A 24-hour clock that reeks of the 1970s. A ladder stenciled “LTV”–the failed steel company that built this dock. There is more, if you look closer.
A control panel that was mothballed, anticipating a time when the plant may be reactivated.
Before developers saw to cut and cut the flour mills inside Pillsbury, they stood at the ready beside various purposeful chutes the traversed the floors of between sorters. These machines were belt-driven by the power of Pillsbury’s Mississippi headraces and turbines, the force of which notoriously shook the building’s foundations themselves. The wheels would change the grade of the flour, or the size of the dust produced from crushing the kernels.
“The fresh snow mixed indistinguishably from the ashes of the half-demolished power plant.”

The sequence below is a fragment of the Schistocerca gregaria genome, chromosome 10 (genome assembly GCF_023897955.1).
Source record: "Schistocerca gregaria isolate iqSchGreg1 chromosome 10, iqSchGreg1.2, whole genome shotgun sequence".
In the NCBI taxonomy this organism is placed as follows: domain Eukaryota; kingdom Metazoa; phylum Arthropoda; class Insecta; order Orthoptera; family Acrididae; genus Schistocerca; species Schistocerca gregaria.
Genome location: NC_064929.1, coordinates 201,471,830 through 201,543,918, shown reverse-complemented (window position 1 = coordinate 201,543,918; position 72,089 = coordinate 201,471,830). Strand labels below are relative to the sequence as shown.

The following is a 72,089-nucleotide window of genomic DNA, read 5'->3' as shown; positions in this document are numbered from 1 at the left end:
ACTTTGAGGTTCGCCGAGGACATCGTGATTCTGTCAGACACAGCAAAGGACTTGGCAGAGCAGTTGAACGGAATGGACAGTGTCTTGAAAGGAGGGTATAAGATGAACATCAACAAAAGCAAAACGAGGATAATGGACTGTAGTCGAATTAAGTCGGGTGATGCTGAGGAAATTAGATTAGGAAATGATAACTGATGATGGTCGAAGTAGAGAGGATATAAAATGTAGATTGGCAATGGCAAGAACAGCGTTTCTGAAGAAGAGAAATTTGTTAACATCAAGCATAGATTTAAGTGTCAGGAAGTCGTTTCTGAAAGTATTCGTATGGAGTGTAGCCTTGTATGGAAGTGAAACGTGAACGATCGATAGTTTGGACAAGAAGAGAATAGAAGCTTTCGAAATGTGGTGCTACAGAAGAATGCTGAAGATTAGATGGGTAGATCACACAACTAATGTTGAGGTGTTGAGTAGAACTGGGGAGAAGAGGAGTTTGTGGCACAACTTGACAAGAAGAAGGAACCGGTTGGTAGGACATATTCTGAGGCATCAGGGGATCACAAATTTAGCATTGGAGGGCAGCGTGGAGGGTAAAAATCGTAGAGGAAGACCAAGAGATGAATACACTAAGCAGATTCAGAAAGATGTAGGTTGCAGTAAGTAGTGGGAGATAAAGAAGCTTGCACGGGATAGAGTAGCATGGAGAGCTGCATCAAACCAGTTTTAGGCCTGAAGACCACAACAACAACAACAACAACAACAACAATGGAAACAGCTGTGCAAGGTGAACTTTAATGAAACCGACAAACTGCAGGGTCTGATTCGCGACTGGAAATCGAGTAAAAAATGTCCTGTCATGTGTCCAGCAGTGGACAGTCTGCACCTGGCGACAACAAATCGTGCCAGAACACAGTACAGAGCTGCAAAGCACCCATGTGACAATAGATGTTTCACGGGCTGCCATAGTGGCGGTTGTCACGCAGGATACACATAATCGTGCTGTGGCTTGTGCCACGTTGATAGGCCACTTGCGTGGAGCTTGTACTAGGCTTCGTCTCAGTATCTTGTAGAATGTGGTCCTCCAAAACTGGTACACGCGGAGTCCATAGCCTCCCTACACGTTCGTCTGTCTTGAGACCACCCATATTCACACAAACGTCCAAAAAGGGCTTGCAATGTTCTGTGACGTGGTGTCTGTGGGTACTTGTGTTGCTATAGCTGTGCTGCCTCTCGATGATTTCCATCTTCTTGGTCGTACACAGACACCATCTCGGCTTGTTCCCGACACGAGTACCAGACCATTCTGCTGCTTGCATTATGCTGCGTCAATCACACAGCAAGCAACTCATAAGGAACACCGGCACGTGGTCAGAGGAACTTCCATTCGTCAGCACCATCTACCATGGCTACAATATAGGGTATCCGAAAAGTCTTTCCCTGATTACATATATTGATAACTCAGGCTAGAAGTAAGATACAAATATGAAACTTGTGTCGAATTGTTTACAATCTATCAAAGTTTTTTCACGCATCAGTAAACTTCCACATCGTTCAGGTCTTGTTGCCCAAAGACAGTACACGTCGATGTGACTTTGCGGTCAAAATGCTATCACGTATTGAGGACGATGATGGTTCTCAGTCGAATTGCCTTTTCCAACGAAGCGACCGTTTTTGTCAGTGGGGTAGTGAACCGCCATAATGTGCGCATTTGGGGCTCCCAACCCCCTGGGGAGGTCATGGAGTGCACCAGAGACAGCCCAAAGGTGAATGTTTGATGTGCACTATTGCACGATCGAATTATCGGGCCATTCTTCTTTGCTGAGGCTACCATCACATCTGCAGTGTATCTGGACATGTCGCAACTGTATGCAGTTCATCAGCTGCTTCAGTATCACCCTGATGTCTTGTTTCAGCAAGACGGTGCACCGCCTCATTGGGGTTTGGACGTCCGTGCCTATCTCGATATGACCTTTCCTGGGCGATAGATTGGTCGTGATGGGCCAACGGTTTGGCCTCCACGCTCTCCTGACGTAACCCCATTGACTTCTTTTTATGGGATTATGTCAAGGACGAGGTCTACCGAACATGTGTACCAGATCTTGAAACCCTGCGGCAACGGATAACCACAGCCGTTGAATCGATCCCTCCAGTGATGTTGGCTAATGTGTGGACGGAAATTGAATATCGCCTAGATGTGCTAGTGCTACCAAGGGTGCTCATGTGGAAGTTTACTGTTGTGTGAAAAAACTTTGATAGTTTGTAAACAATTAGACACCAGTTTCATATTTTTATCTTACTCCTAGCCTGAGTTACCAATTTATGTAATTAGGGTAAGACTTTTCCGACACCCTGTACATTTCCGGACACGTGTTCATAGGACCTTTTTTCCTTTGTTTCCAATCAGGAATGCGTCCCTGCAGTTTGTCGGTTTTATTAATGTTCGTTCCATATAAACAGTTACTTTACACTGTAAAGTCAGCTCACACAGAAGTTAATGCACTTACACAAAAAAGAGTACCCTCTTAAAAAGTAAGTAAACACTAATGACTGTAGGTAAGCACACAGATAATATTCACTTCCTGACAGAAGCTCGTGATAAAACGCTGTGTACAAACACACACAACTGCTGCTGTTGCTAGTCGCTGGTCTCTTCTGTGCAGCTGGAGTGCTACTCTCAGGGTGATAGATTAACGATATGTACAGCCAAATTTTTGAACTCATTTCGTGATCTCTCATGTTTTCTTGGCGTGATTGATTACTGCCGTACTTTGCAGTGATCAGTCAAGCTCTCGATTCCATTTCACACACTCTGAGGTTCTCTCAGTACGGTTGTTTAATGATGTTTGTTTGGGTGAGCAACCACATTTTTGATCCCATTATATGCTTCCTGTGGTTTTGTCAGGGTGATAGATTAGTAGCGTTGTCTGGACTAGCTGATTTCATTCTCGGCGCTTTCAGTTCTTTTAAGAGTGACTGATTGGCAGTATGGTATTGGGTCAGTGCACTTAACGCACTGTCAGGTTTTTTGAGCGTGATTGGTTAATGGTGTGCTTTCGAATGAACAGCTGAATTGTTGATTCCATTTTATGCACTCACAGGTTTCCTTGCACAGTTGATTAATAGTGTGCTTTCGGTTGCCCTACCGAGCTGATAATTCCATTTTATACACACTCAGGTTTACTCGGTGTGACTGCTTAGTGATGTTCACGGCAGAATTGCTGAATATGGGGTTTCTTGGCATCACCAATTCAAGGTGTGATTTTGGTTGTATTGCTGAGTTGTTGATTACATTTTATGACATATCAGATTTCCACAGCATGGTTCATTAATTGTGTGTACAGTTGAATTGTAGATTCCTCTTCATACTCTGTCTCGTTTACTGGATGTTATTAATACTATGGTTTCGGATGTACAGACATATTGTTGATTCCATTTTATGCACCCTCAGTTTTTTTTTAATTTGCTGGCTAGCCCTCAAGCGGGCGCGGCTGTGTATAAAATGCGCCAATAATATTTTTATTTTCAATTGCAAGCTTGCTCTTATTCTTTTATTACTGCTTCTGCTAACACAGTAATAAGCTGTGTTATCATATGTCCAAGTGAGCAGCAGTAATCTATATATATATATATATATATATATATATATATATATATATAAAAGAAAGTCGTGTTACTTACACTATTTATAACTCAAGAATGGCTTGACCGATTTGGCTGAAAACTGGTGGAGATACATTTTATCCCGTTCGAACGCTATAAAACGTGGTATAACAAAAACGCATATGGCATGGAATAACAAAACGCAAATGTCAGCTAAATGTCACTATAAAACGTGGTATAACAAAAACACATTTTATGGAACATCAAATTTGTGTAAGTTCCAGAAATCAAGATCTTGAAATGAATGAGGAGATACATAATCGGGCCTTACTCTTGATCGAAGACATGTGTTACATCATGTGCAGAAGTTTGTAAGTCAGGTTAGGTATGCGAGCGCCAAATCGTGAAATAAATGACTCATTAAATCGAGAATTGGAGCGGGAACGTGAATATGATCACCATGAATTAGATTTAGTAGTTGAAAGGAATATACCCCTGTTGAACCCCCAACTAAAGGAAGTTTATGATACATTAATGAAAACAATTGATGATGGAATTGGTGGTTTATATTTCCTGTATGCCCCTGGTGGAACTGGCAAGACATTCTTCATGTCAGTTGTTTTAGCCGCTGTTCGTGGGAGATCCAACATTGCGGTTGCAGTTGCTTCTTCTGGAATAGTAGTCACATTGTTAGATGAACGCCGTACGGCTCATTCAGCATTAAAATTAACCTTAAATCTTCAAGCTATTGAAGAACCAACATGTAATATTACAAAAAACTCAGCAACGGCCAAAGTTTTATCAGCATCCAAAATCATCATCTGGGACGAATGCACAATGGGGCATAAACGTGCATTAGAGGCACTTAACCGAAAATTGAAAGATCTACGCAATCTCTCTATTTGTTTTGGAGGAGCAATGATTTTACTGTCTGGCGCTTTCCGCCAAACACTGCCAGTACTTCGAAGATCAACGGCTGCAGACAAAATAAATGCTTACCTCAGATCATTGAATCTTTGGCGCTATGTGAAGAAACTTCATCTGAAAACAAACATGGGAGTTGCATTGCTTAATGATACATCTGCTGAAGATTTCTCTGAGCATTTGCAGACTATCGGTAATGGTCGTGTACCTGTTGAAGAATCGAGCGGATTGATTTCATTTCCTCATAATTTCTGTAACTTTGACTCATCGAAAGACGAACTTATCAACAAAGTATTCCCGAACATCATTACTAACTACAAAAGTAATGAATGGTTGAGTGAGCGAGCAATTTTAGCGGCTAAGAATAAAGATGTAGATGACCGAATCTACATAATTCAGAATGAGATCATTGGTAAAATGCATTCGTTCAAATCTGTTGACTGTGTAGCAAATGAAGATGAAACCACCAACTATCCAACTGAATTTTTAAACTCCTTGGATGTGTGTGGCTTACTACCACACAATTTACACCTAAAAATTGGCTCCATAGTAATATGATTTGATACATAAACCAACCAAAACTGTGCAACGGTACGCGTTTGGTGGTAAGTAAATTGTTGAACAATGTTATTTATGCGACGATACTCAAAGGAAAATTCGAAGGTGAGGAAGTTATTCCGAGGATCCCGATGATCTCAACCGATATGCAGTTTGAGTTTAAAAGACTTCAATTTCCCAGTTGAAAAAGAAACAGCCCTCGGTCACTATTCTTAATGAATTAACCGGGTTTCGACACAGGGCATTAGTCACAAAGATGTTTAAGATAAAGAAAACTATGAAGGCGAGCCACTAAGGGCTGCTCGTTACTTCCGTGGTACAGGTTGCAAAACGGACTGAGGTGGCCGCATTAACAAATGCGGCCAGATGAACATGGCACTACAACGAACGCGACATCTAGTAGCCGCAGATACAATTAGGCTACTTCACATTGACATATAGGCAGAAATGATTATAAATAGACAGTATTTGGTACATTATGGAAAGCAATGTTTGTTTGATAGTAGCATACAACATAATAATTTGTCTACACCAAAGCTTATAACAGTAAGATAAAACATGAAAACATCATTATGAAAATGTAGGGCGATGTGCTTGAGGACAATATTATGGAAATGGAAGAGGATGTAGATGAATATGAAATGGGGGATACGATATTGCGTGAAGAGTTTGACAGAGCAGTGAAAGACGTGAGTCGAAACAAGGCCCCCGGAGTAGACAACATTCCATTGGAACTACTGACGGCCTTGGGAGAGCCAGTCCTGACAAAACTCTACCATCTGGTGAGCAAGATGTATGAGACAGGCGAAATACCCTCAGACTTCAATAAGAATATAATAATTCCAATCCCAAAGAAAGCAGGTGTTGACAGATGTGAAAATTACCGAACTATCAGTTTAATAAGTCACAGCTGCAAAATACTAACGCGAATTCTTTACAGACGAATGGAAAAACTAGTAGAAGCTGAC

The alley-mounted fire escape is long gone, but lamps over the bricked-up windows and a dark outline show how it zig zagged.
Looking through skylights of the payroll office toward the Cheratte No.1’s tower. This is where workers would wait in line to receive pay, surrounded by the mine workings.
A US Army Corps of Engineers tug, tied at the end of the pier before the American Victory was parked here.
It would be a shame if this building is not preserved. Word is (as of 2015) that construction may start on this section soon.